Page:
Will anyone go to jail over IRS targeting?

Amid unfolding drama about alleged political discrimination perpetrated by the Internal Revenue Service (IRS), President Obama's political adversaries, and even some of his allies, are calling for heads to roll -- and more.

"My question isn't about who's going to resign," House Speaker John Boehner, R-Ohio, told reporters on Wednesday. "My question is about who's going to jail over this scandal."

Until the Justice Department completes its investigation into the controversial IRS practices, which were outlined in an inspector general's report released Tuesday, no one knows for sure "who's going to jail," if anyone, over the controversy. But according to legal experts, the case will be a tough one to prosecute criminally -- and any IRS or government officials who might get convicted aren't likely to end up behind bars for too long.

"This is not the O.J. Simpson case here," said David Laufman, a former Justice Department lawyer and congressional investigative attorney. "We're talking about regulatory misconduct and possibly just misjudgment by people in a zone of conduct that had extreme political consequences. If these folks at the IRS were acting in the misguided belief that they were complying with their legal duties and obligations and authorities, that conduct is going to fall short for what is necessary to bring criminal charges."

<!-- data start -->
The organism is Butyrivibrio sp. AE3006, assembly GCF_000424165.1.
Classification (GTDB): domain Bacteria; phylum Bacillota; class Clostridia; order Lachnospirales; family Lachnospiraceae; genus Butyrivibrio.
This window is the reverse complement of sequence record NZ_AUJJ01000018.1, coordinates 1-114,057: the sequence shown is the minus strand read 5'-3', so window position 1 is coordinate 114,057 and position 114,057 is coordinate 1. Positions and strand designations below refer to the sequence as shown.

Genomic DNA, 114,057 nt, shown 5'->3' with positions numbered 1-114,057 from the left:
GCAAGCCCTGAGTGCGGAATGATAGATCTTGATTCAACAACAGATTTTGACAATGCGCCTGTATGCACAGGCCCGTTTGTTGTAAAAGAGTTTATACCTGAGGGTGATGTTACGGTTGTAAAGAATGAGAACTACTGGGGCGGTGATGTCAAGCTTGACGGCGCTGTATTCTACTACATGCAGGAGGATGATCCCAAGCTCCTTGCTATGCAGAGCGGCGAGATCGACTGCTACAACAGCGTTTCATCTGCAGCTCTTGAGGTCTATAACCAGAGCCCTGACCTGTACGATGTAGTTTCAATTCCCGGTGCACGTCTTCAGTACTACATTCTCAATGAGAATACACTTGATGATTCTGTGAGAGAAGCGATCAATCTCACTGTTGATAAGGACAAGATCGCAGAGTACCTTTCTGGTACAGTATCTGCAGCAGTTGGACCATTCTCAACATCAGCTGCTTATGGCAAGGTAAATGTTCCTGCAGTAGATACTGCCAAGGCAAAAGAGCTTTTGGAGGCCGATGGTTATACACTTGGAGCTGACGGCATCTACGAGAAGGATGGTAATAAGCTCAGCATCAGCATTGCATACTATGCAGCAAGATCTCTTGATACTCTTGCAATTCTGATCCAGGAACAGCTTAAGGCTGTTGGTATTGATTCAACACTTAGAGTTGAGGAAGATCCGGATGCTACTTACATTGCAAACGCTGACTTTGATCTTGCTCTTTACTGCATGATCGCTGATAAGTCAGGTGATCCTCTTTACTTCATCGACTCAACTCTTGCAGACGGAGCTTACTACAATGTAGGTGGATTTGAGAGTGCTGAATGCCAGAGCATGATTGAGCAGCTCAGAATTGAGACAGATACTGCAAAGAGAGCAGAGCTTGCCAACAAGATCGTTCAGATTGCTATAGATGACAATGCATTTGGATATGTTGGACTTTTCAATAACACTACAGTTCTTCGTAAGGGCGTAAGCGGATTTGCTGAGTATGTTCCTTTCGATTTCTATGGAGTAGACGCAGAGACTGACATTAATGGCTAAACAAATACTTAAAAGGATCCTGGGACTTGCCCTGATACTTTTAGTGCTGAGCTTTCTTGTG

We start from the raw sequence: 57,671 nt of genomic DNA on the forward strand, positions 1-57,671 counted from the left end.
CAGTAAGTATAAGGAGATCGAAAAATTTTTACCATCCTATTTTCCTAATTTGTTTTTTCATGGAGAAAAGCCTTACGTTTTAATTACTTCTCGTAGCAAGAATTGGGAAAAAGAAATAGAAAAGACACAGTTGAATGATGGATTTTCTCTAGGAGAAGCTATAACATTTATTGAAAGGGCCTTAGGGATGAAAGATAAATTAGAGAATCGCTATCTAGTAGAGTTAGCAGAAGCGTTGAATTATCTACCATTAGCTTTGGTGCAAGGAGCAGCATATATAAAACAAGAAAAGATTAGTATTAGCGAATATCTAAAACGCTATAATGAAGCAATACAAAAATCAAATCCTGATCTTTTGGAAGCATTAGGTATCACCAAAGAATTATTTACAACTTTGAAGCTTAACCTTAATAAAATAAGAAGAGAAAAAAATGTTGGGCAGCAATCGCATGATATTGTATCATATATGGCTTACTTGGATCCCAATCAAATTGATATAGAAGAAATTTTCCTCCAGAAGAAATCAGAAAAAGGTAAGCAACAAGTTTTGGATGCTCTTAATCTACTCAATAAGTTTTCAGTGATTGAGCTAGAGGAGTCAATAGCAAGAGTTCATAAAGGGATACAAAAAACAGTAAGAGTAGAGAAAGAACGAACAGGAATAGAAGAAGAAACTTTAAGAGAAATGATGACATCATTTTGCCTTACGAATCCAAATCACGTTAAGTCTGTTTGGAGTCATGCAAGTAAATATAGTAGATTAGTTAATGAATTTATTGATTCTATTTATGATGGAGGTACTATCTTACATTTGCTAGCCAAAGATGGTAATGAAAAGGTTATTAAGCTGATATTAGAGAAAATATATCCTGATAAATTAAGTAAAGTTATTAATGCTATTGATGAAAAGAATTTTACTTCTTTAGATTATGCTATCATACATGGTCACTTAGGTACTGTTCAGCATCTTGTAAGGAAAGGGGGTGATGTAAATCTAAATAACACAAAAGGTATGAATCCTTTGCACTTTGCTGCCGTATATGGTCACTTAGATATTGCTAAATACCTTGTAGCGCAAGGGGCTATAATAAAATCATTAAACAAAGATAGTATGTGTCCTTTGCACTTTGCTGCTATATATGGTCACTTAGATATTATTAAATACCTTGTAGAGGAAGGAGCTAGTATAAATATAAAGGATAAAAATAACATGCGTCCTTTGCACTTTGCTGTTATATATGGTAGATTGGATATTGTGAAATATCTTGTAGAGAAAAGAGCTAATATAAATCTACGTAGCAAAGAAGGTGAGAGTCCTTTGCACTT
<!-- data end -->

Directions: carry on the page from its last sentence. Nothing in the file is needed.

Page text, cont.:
The Obama administration and the IRS have been under harsh scrutiny since Friday, when the agency apologized for having singled out particular groups -- particularly those with tea party ties -- for extra scrutiny when seeking tax-exempt status.

A timeline released in Tuesday's report showed that in the spring of 2010, the IRS began targeting groups with keywords like "Tea Party," "Patriot" and "9/12 Project" in their names to flag for heightened, typically burdensome, scrutiny. The agency insisted last week that no high-level employees were aware of the practice, but the IG report alleges that Lois Lerner -- an IRS official in charge of oversight of tax-exempt groups -- knew about it as early as June 2011. On Wednesday, a congressional source confirmed to CBS News that two Cincinnati-based IRS employees had been disciplined and were "off reservation."

Any criminal prosecution ultimately depends on what the Justice Department's investigation yields, but there are a few laws that experts say may have been broken.